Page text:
The mind bears a mental burthen as the body bears a physical one

— Fielding, Henry (1707-1754)

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Printed for A. Millar
The mind bears a mental burthen as the body bears a physical one
Metaphor in Context
"My Affairs, Sir," answered the Gentleman, "are very bad, it is true; and yet there is one Circumstance, which makes you appear to me more the Object of Pity than I am to myself; and it is this, that you must from your Years be a Novice in Affliction; whereas I have served a long Apprenticeship to Misery, and ought, by this Time, to be a pretty good Master of my Trade. To say the Truth, I believe, Habit teaches Men to bear the Burthens of the Mind, as it enures them to bear heavy Burthens on their Shoulders. Without Use and Experience, the strongest Mind s and Bodies both will stagger under a Weight, which Habit might render easy, and even contemptible."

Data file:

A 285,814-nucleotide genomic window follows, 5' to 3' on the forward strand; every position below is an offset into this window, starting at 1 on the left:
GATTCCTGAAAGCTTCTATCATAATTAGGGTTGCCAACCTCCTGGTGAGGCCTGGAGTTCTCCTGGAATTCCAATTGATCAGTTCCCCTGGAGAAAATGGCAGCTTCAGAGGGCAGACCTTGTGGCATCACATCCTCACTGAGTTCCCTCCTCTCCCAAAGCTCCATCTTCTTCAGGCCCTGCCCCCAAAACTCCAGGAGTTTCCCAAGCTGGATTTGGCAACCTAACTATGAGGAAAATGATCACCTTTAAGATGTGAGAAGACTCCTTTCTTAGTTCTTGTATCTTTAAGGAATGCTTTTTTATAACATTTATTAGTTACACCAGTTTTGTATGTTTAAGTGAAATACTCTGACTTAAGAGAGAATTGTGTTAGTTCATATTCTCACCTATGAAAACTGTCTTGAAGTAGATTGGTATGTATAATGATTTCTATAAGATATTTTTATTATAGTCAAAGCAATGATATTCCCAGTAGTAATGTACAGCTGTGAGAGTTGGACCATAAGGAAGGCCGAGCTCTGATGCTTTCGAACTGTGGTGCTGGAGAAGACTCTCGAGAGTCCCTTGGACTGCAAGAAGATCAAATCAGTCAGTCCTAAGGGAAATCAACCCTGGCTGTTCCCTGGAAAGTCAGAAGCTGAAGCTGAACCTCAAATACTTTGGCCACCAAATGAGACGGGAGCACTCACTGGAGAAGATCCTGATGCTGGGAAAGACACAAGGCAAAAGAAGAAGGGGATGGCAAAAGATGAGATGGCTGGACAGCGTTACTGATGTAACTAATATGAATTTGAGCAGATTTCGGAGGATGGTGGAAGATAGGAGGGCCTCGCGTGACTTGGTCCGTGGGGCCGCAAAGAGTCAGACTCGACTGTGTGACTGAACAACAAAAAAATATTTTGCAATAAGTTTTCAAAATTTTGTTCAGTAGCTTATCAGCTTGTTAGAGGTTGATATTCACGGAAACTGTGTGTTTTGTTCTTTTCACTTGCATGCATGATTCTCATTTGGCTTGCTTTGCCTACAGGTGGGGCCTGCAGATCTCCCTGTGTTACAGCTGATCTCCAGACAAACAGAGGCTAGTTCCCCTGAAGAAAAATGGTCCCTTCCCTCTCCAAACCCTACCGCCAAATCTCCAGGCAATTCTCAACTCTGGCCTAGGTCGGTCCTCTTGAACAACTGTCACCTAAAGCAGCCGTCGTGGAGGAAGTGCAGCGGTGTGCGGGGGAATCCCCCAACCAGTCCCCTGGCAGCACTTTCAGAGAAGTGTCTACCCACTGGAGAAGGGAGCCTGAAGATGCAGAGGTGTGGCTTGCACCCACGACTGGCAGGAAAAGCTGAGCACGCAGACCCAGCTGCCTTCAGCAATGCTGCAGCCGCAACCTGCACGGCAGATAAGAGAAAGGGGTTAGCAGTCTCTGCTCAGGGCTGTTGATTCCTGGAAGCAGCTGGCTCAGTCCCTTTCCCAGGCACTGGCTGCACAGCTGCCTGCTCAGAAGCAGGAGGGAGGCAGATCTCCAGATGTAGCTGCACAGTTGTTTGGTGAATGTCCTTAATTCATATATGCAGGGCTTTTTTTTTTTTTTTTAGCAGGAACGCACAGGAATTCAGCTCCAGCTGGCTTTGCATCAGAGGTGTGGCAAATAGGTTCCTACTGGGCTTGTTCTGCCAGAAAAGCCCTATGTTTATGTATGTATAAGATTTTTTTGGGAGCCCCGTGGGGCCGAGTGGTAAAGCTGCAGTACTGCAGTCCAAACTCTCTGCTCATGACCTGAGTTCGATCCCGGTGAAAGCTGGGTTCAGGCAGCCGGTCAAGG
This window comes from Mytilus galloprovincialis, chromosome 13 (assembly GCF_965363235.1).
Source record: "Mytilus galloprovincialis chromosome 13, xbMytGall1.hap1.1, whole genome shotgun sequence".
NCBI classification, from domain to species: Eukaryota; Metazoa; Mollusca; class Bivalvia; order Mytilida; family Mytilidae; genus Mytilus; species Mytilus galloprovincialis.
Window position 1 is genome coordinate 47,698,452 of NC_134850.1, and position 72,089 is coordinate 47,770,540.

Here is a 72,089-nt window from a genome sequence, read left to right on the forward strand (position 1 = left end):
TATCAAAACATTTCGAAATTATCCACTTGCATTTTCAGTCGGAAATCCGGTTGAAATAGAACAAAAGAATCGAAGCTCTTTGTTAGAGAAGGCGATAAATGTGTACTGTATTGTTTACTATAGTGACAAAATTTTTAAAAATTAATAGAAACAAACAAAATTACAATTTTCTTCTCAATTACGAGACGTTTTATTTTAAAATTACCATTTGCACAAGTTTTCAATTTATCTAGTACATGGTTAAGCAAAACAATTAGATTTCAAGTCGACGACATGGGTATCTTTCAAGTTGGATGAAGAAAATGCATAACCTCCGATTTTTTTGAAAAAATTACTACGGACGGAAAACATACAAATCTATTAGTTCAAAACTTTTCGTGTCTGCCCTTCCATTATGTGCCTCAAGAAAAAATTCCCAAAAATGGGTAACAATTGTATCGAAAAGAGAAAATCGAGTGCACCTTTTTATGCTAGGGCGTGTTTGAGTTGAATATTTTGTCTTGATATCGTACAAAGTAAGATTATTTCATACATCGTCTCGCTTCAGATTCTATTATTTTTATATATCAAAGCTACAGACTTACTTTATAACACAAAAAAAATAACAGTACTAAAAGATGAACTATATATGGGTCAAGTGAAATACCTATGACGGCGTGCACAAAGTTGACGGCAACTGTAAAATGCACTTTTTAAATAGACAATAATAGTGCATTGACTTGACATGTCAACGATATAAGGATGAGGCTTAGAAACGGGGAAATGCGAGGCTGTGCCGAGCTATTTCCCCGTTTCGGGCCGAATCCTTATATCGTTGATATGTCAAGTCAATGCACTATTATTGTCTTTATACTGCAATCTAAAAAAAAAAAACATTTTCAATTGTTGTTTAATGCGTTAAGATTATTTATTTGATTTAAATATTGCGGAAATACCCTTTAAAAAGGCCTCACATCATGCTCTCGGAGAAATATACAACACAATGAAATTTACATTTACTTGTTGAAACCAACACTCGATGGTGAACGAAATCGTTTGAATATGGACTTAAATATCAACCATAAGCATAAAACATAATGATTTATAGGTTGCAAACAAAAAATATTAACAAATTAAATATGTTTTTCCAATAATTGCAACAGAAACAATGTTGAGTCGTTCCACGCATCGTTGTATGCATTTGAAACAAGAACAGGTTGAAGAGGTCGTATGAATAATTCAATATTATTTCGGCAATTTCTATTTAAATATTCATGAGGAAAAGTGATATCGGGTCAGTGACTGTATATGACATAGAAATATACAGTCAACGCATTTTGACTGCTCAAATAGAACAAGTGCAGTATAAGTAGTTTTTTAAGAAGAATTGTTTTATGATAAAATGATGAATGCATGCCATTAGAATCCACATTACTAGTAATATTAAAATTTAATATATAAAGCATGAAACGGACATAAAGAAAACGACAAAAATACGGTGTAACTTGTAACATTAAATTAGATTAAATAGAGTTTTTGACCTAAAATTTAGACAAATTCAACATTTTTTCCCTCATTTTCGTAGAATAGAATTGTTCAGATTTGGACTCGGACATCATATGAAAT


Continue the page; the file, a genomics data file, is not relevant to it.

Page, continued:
13 entries in ESTC (1752, 1762, 1771, 1775, 1777, 1780, 1790, 1793).

See Amelia. By Henry Fielding, 4 vols. (London: A. Millar, 1752). <Link to ECCO>

Reading Henry Fielding, Amelia, ed. David Blewett (London: Penguin Books, 1987).
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The Mind is a Metaphor is authored by Brad Pasanek, Assistant Professor of English, University of Virginia.